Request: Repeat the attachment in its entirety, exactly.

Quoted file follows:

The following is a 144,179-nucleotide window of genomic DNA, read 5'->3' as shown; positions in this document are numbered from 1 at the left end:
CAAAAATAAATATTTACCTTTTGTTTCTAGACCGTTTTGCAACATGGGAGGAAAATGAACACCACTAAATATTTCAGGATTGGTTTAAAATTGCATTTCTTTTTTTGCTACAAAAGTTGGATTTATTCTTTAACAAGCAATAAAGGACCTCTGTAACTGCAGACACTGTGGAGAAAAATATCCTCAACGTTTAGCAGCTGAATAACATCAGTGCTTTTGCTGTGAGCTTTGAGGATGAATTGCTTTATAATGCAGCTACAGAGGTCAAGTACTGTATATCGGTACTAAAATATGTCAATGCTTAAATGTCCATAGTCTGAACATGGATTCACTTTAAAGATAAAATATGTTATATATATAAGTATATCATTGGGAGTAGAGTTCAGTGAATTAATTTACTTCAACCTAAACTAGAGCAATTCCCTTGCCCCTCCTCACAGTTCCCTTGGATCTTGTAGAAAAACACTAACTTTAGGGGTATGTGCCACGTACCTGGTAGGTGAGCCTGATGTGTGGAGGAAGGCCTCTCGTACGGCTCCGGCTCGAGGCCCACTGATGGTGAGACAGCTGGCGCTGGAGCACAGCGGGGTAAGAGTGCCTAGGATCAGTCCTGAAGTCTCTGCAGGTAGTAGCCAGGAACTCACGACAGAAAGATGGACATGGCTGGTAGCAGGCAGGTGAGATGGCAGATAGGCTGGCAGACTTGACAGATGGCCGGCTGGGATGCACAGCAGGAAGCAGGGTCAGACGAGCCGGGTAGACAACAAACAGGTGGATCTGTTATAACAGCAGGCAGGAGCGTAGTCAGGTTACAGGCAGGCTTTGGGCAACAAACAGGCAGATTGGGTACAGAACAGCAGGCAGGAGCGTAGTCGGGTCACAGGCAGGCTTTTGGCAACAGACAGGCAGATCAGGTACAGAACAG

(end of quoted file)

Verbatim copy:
The following is a 144,179-nucleotide window of genomic DNA, read 5'->3' as shown; positions in this document are numbered from 1 at the left end:
CAAAAATAAATATTTACCTTTTGTTTCTAGACCGTTTTGCAACATGGGAGGAAAATGAACACCACTAAATATTTCAGGATTGGTTTAAAATTGCATTTCTTTTTTTGCTACAAAAGTTGGATTTATTCTTTAACAAGCAATAAAGGACCTCTGTAACTGCAGACACTGTGGAGAAAAATATCCTCAACGTTTAGCAGCTGAATAACATCAGTGCTTTTGCTGTGAGCTTTGAGGATGAATTGCTTTATAATGCAGCTACAGAGGTCAAGTACTGTATATCGGTACTAAAATATGTCAATGCTTAAATGTCCATAGTCTGAACATGGATTCACTTTAAAGATAAAATATGTTATATATATAAGTATATCATTGGGAGTAGAGTTCAGTGAATTAATTTACTTCAACCTAAACTAGAGCAATTCCCTTGCCCCTCCTCACAGTTCCCTTGGATCTTGTAGAAAAACACTAACTTTAGGGGTATGTGCCACGTACCTGGTAGGTGAGCCTGATGTGTGGAGGAAGGCCTCTCGTACGGCTCCGGCTCGAGGCCCACTGATGGTGAGACAGCTGGCGCTGGAGCACAGCGGGGTAAGAGTGCCTAGGATCAGTCCTGAAGTCTCTGCAGGTAGTAGCCAGGAACTCACGACAGAAAGATGGACATGGCTGGTAGCAGGCAGGTGAGATGGCAGATAGGCTGGCAGACTTGACAGATGGCCGGCTGGGATGCACAGCAGGAAGCAGGGTCAGACGAGCCGGGTAGACAACAAACAGGTGGATCTGTTATAACAGCAGGCAGGAGCGTAGTCAGGTTACAGGCAGGCTTTGGGCAACAAACAGGCAGATTGGGTACAGAACAGCAGGCAGGAGCGTAGTCGGGTCACAGGCAGGCTTTTGGCAACAGACAGGCAGATCAGGTACAGAACAG